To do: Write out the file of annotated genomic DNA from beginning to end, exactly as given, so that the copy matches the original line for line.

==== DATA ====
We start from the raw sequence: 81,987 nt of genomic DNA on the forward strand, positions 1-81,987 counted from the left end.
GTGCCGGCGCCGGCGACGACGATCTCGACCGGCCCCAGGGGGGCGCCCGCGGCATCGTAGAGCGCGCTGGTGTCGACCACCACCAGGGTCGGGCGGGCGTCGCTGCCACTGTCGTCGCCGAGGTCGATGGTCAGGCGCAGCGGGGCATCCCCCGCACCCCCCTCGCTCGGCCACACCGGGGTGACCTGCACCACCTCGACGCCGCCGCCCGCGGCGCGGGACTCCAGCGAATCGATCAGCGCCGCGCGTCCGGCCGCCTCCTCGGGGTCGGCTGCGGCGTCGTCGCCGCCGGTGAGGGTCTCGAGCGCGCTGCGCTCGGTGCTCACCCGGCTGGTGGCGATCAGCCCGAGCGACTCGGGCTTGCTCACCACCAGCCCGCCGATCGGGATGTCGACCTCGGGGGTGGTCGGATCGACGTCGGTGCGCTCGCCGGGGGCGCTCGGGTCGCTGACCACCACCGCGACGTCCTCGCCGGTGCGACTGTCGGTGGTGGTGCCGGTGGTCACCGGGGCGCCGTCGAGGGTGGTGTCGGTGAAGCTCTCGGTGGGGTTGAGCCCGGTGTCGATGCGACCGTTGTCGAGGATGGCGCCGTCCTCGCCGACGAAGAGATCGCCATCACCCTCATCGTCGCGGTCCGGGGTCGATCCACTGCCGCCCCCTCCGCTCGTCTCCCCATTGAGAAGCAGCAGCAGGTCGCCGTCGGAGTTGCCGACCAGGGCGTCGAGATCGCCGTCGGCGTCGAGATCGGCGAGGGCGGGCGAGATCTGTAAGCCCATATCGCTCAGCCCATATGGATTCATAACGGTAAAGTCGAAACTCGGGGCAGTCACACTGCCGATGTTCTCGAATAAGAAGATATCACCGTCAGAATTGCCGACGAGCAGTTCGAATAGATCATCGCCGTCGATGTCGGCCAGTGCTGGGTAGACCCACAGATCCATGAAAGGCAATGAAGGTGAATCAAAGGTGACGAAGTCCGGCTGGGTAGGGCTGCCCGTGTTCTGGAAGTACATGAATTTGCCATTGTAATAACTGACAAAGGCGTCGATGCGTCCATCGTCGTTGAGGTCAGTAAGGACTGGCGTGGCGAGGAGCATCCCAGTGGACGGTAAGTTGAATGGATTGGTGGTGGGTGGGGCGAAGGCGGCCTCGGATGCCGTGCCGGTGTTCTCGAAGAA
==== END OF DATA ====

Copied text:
We start from the raw sequence: 81,987 nt of genomic DNA on the forward strand, positions 1-81,987 counted from the left end.
GTGCCGGCGCCGGCGACGACGATCTCGACCGGCCCCAGGGGGGCGCCCGCGGCATCGTAGAGCGCGCTGGTGTCGACCACCACCAGGGTCGGGCGGGCGTCGCTGCCACTGTCGTCGCCGAGGTCGATGGTCAGGCGCAGCGGGGCATCCCCCGCACCCCCCTCGCTCGGCCACACCGGGGTGACCTGCACCACCTCGACGCCGCCGCCCGCGGCGCGGGACTCCAGCGAATCGATCAGCGCCGCGCGTCCGGCCGCCTCCTCGGGGTCGGCTGCGGCGTCGTCGCCGCCGGTGAGGGTCTCGAGCGCGCTGCGCTCGGTGCTCACCCGGCTGGTGGCGATCAGCCCGAGCGACTCGGGCTTGCTCACCACCAGCCCGCCGATCGGGATGTCGACCTCGGGGGTGGTCGGATCGACGTCGGTGCGCTCGCCGGGGGCGCTCGGGTCGCTGACCACCACCGCGACGTCCTCGCCGGTGCGACTGTCGGTGGTGGTGCCGGTGGTCACCGGGGCGCCGTCGAGGGTGGTGTCGGTGAAGCTCTCGGTGGGGTTGAGCCCGGTGTCGATGCGACCGTTGTCGAGGATGGCGCCGTCCTCGCCGACGAAGAGATCGCCATCACCCTCATCGTCGCGGTCCGGGGTCGATCCACTGCCGCCCCCTCCGCTCGTCTCCCCATTGAGAAGCAGCAGCAGGTCGCCGTCGGAGTTGCCGACCAGGGCGTCGAGATCGCCGTCGGCGTCGAGATCGGCGAGGGCGGGCGAGATCTGTAAGCCCATATCGCTCAGCCCATATGGATTCATAACGGTAAAGTCGAAACTCGGGGCAGTCACACTGCCGATGTTCTCGAATAAGAAGATATCACCGTCAGAATTGCCGACGAGCAGTTCGAATAGATCATCGCCGTCGATGTCGGCCAGTGCTGGGTAGACCCACAGATCCATGAAAGGCAATGAAGGTGAATCAAAGGTGACGAAGTCCGGCTGGGTAGGGCTGCCCGTGTTCTGGAAGTACATGAATTTGCCATTGTAATAACTGACAAAGGCGTCGATGCGTCCATCGTCGTTGAGGTCAGTAAGGACTGGCGTGGCGAGGAGCATCCCAGTGGACGGTAAGTTGAATGGATTGGTGGTGGGTGGGGCGAAGGCGGCCTCGGATGCCGTGCCGGTGTTCTCGAAGAA